Shoreline Wildllife ~ more Hantavirus news

From FOX News , Huston

Hantavirus suspicions force quarantine of Woodlands home
Posted: Sep 08, 2012 9:45 PM EDT Updated: Sep 09, 2012 1:45 PM EDT
By Kristin Kane, Reporter – bio

A woman in Montgomery County may be infected with the potentially deadly Hantavirus, a rodent-borne disease responsible for three recent deaths in California.
The woman was helping clean a home on Slash Pine Place, which we’re told is filled with debris and rodent urine and feces.
After the woman tested positive for the disease, the home was quarantined and a Sheriff’s Deputy is guarding the home making sure nobody goes in.

The home has been quarantined for over 24 hours now.

The home on Slash Pine Place near the Woodlands sits vacant and dark with apparently a whole boat load of junk and critters inside.
“This particular area, it’s an extreme case of rodent infestation. There’s evidence of rodents, mice, snakes, possums in and around the home, which is not unusual in a hoarding situation because there’s so much material. It’s impossible to keep it clean and track the rodent population,” said Dr. Mark Escott with the Montgomery County Health Department.

It’s that dried rodent urine and feces, that officials believe caused the daughter of the homeowner to test positive for the potentially deadly Hantavirus.
“It’s a virus which is spread by rodents, dried feces and urine. That’s the source of the infection,” said Dr. Escott.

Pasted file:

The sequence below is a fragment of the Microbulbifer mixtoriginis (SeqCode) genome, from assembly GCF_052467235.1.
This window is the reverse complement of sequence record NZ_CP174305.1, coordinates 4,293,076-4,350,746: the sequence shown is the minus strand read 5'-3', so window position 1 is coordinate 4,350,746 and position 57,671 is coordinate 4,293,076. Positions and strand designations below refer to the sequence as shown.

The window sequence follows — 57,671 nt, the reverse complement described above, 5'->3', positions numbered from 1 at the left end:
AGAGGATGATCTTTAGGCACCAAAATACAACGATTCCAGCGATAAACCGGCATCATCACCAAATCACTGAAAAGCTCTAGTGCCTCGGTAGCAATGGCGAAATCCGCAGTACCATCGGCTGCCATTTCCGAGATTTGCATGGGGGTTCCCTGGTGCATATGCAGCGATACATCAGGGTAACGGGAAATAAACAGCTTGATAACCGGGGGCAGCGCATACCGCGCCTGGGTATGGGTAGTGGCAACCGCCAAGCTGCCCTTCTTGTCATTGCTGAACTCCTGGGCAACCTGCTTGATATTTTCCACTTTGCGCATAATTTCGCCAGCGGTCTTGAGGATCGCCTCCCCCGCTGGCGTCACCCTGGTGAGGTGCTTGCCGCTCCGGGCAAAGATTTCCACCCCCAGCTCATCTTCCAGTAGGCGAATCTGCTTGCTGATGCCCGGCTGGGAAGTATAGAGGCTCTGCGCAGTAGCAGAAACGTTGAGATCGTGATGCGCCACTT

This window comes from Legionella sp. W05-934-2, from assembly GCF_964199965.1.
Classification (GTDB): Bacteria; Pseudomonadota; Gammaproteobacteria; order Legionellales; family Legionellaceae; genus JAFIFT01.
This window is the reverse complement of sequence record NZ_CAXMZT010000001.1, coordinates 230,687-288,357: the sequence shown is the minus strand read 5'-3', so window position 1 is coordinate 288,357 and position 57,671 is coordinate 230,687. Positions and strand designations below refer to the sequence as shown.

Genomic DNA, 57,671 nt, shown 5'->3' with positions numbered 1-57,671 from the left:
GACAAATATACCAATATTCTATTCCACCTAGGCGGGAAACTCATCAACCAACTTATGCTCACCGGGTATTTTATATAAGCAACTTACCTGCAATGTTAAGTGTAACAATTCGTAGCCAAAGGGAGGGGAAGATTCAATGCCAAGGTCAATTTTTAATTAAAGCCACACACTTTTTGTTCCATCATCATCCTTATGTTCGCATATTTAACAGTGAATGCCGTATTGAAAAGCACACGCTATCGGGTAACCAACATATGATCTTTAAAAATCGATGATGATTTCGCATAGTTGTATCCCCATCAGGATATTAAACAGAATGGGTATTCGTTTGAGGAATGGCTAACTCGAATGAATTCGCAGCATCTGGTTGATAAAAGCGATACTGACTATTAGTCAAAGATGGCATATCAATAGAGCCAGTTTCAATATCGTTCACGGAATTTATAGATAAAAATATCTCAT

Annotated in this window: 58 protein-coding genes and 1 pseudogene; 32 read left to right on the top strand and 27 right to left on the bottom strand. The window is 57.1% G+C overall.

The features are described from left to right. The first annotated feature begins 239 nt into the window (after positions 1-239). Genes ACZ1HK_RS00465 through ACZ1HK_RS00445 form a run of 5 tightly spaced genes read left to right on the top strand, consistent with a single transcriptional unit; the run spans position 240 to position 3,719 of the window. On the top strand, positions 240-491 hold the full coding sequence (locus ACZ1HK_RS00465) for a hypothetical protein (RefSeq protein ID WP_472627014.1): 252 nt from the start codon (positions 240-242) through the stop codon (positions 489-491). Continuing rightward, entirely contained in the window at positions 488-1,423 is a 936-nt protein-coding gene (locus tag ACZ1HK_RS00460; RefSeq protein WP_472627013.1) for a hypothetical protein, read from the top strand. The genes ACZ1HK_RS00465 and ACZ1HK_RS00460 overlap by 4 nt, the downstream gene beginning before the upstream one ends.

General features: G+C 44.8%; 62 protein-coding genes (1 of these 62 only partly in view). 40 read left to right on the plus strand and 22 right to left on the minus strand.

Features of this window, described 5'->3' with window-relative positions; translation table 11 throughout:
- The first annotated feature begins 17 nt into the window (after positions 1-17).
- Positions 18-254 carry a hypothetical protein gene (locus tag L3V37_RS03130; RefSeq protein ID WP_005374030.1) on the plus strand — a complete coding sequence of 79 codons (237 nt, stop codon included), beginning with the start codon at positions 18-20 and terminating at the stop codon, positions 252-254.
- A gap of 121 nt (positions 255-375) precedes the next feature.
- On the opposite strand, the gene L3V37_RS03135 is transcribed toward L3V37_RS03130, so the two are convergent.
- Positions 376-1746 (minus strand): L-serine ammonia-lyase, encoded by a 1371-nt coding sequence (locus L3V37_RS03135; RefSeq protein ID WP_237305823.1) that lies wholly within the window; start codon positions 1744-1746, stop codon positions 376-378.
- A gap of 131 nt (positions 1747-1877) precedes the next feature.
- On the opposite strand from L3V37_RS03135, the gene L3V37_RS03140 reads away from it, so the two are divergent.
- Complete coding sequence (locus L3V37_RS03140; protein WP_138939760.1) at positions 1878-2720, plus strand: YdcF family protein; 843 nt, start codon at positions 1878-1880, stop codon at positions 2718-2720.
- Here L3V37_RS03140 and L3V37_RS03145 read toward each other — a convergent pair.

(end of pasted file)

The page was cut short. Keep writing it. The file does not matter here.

We’re told the woman was helping to clean the home, along with a crew of 29 others who were there filming an episode for the Discovery Channel’s “Hoarding: Buried Alive.”
“The crew that was involved are from out of state, they’ve been notified, as well as the number of volunteers involved in cleanup,” said Dr. Escott.Dr. Escott says during the cleanup effort, about 200 books were donated to the non-profit organization, “Friends of the Houston Library,” with the intent to re-sell. Tonight they issued a statement that says they…
“…reacted immediately and proactively by isolating as many books as possible……none of the books from the recent Woodlands donation have been distributed.”

As for nearby residents, they say because the disease is not contagious and that they’re not at all concerned.
“If it was a threat, man, people would be getting it because there are rodents everywhere, we live in Southeast Texas. There are rodents in it,” said one resident.
“It was a house that was just cluttered and nasty,” said another resident.

The house has been quarantined and a Sheriff’s Deputy has been guarding the house to ensure nobody goes inside.

Because the disease is so rare, the victim has to be tested again at the state lab in order to officially confirm the case. Those results are expected on Monday.Depending on the outcome, the state health department, the CDC and local officials will determine if the house can be cleaned.

Going back to 1993, Carrie Williams, the Health Department Community Affairs Director says, “we have had 35 cases in the State of Texas. We have had non this year and that is very rare.”
The average number of cases of Hantavirus is one to two.
Remember, if you notice any signs of rodents in your home you need to contact a pest control company.

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